After sketches are drawn, images rendered, printed, sculpted, modified, scanned, evaluated, and refined, each part of your car becomes a three-dimensional “document” called a Design Quality Prove Out Model. For this month’s artifact of the month, we will look at one of the wheels in our collection that will be featured in our upcoming exhibition, Driven by Design.
The wheels are important in the overall look of a car, but they obviously also perform a serious function. Designers need to find balance between creating something that appeals to people aesthetically and that is structurally sound. Retired Design Director of Performance Vehicles, Tom Peters, shares, “We might have to be taking surfaces away here and there to reduce the mass, thinking about being able to fit tools, clear the brakes, fit the tires, wheel weights. These are incredibly complex. All that must be evaluated.”
It may go back and forth a few times until both engineers and the designers are happy. They will then create a model like this one on the REN Board. This is a dense material that can be cut accurately to give a perfect three-dimensional representation of a part before files are used to make the actual tooling for the production parts.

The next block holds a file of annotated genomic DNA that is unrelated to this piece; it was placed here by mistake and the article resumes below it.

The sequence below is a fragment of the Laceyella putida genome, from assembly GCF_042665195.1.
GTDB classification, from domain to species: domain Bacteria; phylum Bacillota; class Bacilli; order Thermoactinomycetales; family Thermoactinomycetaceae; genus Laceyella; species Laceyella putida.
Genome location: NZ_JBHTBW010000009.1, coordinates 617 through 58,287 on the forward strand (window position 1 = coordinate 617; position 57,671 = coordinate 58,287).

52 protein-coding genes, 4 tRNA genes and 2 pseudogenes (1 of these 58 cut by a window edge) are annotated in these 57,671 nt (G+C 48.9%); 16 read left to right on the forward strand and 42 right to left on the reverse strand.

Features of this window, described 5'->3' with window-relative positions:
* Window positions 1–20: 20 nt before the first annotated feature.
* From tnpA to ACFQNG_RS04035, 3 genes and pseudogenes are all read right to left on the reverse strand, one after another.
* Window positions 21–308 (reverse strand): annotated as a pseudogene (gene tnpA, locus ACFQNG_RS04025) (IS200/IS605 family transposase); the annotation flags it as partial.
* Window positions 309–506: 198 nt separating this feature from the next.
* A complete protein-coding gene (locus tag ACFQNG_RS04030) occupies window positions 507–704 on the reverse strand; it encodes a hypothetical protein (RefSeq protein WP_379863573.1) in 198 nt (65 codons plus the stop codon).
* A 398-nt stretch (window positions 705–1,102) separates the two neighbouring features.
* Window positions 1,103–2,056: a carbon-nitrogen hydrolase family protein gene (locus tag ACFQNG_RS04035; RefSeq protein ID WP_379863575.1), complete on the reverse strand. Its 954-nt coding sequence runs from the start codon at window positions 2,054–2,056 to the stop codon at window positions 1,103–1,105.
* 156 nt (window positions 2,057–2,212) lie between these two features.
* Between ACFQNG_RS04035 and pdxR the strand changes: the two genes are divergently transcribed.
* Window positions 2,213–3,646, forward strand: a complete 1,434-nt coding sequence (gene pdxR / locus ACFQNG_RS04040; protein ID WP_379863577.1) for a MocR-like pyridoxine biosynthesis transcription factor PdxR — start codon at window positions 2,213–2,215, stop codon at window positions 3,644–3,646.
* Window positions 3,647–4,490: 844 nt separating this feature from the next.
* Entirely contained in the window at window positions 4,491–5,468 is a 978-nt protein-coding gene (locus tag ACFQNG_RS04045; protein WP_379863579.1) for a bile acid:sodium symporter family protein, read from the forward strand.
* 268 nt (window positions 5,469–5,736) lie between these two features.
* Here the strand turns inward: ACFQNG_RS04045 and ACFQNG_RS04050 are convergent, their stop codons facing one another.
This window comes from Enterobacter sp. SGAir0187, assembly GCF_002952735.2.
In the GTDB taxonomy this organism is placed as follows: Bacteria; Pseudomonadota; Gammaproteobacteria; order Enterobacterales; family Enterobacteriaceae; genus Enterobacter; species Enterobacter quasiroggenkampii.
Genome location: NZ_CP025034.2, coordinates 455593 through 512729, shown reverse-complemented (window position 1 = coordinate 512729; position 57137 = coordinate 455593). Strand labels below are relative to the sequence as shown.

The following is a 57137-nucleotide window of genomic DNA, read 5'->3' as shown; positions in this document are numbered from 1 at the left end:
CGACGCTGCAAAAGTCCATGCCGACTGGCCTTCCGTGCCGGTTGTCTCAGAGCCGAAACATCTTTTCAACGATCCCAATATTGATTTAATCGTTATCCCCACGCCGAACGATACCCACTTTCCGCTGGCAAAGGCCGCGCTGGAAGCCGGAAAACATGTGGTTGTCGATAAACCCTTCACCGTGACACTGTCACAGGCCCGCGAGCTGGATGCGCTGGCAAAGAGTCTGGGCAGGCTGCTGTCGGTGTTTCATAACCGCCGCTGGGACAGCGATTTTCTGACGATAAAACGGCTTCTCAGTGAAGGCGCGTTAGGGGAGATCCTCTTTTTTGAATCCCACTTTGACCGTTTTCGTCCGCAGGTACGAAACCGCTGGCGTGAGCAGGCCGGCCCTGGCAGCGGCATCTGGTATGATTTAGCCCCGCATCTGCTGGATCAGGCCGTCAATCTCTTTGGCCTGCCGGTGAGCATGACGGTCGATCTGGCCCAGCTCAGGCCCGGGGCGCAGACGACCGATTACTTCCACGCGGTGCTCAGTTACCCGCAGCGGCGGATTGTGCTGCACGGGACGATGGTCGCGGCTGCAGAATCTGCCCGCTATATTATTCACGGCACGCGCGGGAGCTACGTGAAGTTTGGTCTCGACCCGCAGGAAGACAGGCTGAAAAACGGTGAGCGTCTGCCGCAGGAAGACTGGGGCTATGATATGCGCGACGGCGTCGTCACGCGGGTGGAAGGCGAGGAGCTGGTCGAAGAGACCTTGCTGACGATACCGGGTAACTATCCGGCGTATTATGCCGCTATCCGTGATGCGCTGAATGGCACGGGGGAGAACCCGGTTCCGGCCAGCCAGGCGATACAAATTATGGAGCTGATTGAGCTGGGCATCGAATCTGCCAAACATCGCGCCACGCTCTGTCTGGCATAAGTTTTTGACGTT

This one appears to be autographed. That is not exactly the case. These are the signatures of those signing off on the model as “ready to release from design” and move on to production. “It’s a document now,” Tom says, “It is an understanding and an agreement between disciplines—engineering, design, and manufacturing.”
Author: Bob Bubnis, Curator of Collections, Exhibits Manager at the National Corvette Museum